high trestle bridge iowa

The award-winning High Trestle Bridge is one of the highlights of the High Trestle Trail, a 25-mile-long paved route running from Ankeny to Woodward in central Iowa.

My District: Is Home to the Amazing High Trestle Bridge

By Lisa Ryckman | June 1, 2021 | State Legislatures News | Print

“My District” gives NCSL members a chance to tell us about life in the places they represent, from high-profile events to the fun facts only the locals know.

The trains that linked Chicago and Omaha are gone now, but the 13-story High Trestle Bridge they traveled still spans the Des Moines River in the vast green farm country of central Iowa. In its new incarnation as the crown jewel of an ambitious rails-to-trail project, the award-winning bridge has become an economic engine and a source of local pride.

Located about 30 miles northwest of Des Moines, the half-mile span anchors the 25-mile High Trestle Trail, which meanders through four counties and five towns—including Slater and Madrid, part of Republican Representative Robert Bacon’s District 48.

“The trail has had a direct impact on economic development and generates several million dollars of taxable revenue in these two towns in my district,” he says.

Union Pacific Railroad Co., whose trains once ran across the bridge, sold it to the Iowa Natural Heritage Foundation in 2005 but took the decking in the deal. That left behind 22 massive concrete piers that became affectionately known as “Iowa’s Stonehenge.” Six years and more than $3 million later, the bridge opened with what has become one of the nation’s most heralded rail-trail art installations, “From Here to There.” Designed by local RDG Dahlquist Art Studios, the repurposed bridge glows at night from hundreds of blue LED lights lining 43 steel ribs that recall mineshaft supports, a tribute to the region’s rich coal mining history.

We caught up with Bacon to ask about the impact of High Trestle Trail and its iconic bridge on his district.

The High Trestle Bridge has gotten numerous awards and even international attention—it was named one the world’s eight amazing footbridges by “BBC Designed.” What has it meant to your district?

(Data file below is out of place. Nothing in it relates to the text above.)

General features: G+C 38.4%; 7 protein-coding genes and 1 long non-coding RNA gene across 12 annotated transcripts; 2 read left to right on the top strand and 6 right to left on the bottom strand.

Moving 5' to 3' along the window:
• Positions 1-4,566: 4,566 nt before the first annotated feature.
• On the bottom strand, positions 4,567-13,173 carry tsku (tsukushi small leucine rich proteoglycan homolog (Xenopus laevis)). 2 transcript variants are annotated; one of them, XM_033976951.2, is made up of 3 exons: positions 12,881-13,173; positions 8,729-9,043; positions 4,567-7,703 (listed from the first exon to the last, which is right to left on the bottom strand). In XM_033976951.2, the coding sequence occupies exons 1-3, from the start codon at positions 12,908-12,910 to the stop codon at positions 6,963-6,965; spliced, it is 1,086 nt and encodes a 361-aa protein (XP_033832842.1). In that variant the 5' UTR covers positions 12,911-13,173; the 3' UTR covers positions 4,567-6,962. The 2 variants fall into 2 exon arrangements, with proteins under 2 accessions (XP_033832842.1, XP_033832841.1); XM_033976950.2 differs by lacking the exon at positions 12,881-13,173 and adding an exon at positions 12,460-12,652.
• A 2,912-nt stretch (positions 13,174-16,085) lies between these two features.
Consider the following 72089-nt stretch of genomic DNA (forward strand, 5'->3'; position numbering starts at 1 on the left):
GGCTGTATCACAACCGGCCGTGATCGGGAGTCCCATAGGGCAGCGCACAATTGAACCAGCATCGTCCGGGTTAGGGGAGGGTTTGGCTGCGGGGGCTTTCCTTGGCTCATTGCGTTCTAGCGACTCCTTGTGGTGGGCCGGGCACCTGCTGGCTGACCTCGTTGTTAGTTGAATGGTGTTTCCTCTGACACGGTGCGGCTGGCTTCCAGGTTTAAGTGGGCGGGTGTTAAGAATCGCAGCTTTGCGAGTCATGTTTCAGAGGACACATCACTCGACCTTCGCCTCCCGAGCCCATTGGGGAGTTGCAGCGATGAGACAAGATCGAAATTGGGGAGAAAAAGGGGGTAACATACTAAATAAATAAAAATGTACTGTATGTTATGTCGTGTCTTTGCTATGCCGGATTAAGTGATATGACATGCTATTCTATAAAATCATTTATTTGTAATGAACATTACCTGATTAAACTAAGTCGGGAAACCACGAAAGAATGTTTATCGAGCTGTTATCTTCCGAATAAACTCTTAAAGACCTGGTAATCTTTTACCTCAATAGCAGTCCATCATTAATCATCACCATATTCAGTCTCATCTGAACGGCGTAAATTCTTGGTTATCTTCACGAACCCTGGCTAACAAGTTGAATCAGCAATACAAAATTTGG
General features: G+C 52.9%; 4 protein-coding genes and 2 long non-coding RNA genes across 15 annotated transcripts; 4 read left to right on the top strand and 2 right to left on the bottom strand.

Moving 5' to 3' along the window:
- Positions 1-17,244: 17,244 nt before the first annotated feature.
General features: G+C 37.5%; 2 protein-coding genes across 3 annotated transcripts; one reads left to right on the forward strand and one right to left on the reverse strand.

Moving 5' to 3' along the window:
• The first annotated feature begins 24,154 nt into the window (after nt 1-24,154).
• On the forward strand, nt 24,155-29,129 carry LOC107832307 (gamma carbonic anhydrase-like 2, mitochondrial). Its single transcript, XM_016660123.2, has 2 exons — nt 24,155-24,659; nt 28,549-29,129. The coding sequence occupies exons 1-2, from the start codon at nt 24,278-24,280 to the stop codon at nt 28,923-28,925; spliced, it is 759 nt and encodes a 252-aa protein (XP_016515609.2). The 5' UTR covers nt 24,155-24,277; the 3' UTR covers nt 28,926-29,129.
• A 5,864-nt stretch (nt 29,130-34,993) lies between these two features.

My wife and I live in Slater, which is about the halfway point on the trail, and once the weather warms up in the spring, anything above freezing, hundreds of bicyclists are on the path coming through our cozy little town. Several stops for food and beverages are in Slater, and it’s interesting to visit with the riders while they stop. Many riders have done the Trestle Trail before and enjoy the Iowa scenery, the food stops and the bridge itself. Every week in the summer, I visit with riders that come to Iowa from other states specifically to ride this trail.

There are many businesses that benefit from the trail, as well as several businesses that cater just to the bicyclists. In the town of Madrid—yes, (you don’t) need to go to Spain to visit Madrid—you can purchase or rent bicycles or get a bike fixed. There are also several great places for food and refreshments, bakery goodies and ice cream.

What do you think of the bridge design?

Simply stated, the design is beautiful! The award-winning design is multifaceted. First, there is the architectural and engineering beauty of the bridge itself. The steel cribbings collectively form a “tunnel” to pass through while traversing the bridge. At night, those cribbings are lit with blue lights, and the beauty of the bridge is beyond magnificent. Secondly, there are six platforms from which one can view and enjoy views of the Des Moines River Valley. Also, the bridge was designed to inform people about the landscapes, landmarks, animals, plants and water.

When visitors come to see the bridge and walk the trail, what else should they be sure to do or see in your district?

There are many areas of interest in my district, ranging from ethanol plants to mom-and-pop ice cream shops. Just east of Madrid and a little off the trail is one of Iowa’s award-winning wineries that is well worth the time to visit. There are many parks, state and county, with bike trails, kayaking, fishing, swimming and hiking with great scenery. Our district also has several modern and primitive campgrounds to enjoy. I believe that anyone riding the trail will find it rewarding to visit with local people. One will find us willing to help, answer any questions, point out interesting areas, fun to visit with—and just plain good, down-to-earth, caring people.

Other legislators whose districts include part of the High Trestle trail and bridge: District 10 Senator Jake Chapman (R); District 19 Representative Carter Nordman (R); District 24 Senator Jesse Green (R); District 19 Senator Jack Whitver (R); and District 37 Representative John Landon (R).

Lisa Ryckman is NCSL’s associate director of communications.

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